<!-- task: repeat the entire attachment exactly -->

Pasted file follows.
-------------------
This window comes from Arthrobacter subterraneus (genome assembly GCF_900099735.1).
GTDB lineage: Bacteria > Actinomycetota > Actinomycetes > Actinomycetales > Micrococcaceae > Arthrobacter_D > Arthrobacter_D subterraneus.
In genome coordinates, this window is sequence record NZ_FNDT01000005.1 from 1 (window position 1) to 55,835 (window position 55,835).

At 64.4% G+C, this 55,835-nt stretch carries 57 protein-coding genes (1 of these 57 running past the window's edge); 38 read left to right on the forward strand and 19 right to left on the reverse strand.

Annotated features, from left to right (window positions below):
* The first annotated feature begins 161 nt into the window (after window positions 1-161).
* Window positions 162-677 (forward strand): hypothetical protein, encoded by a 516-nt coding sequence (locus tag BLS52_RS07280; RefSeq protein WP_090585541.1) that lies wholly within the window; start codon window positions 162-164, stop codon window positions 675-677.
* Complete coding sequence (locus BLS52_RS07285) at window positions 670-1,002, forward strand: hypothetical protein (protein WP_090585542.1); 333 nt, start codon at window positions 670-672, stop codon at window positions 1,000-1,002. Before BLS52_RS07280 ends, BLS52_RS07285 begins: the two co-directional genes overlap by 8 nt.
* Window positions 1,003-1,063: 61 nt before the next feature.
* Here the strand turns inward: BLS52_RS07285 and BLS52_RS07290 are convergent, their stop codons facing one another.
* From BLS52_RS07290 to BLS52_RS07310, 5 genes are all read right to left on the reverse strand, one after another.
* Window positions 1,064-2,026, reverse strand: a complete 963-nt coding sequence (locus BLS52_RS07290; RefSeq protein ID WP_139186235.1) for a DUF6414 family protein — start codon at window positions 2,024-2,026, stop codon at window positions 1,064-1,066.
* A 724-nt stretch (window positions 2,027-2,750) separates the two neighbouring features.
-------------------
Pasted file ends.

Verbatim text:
This window comes from Arthrobacter subterraneus (genome assembly GCF_900099735.1).
GTDB lineage: Bacteria > Actinomycetota > Actinomycetes > Actinomycetales > Micrococcaceae > Arthrobacter_D > Arthrobacter_D subterraneus.
In genome coordinates, this window is sequence record NZ_FNDT01000005.1 from 1 (window position 1) to 55,835 (window position 55,835).

At 64.4% G+C, this 55,835-nt stretch carries 57 protein-coding genes (1 of these 57 running past the window's edge); 38 read left to right on the forward strand and 19 right to left on the reverse strand.

Annotated features, from left to right (window positions below):
* The first annotated feature begins 161 nt into the window (after window positions 1-161).
* Window positions 162-677 (forward strand): hypothetical protein, encoded by a 516-nt coding sequence (locus tag BLS52_RS07280; RefSeq protein WP_090585541.1) that lies wholly within the window; start codon window positions 162-164, stop codon window positions 675-677.
* Complete coding sequence (locus BLS52_RS07285) at window positions 670-1,002, forward strand: hypothetical protein (protein WP_090585542.1); 333 nt, start codon at window positions 670-672, stop codon at window positions 1,000-1,002. Before BLS52_RS07280 ends, BLS52_RS07285 begins: the two co-directional genes overlap by 8 nt.
* Window positions 1,003-1,063: 61 nt before the next feature.
* Here the strand turns inward: BLS52_RS07285 and BLS52_RS07290 are convergent, their stop codons facing one another.
* From BLS52_RS07290 to BLS52_RS07310, 5 genes are all read right to left on the reverse strand, one after another.
* Window positions 1,064-2,026, reverse strand: a complete 963-nt coding sequence (locus BLS52_RS07290; RefSeq protein ID WP_139186235.1) for a DUF6414 family protein — start codon at window positions 2,024-2,026, stop codon at window positions 1,064-1,066.
* A 724-nt stretch (window positions 2,027-2,750) separates the two neighbouring features.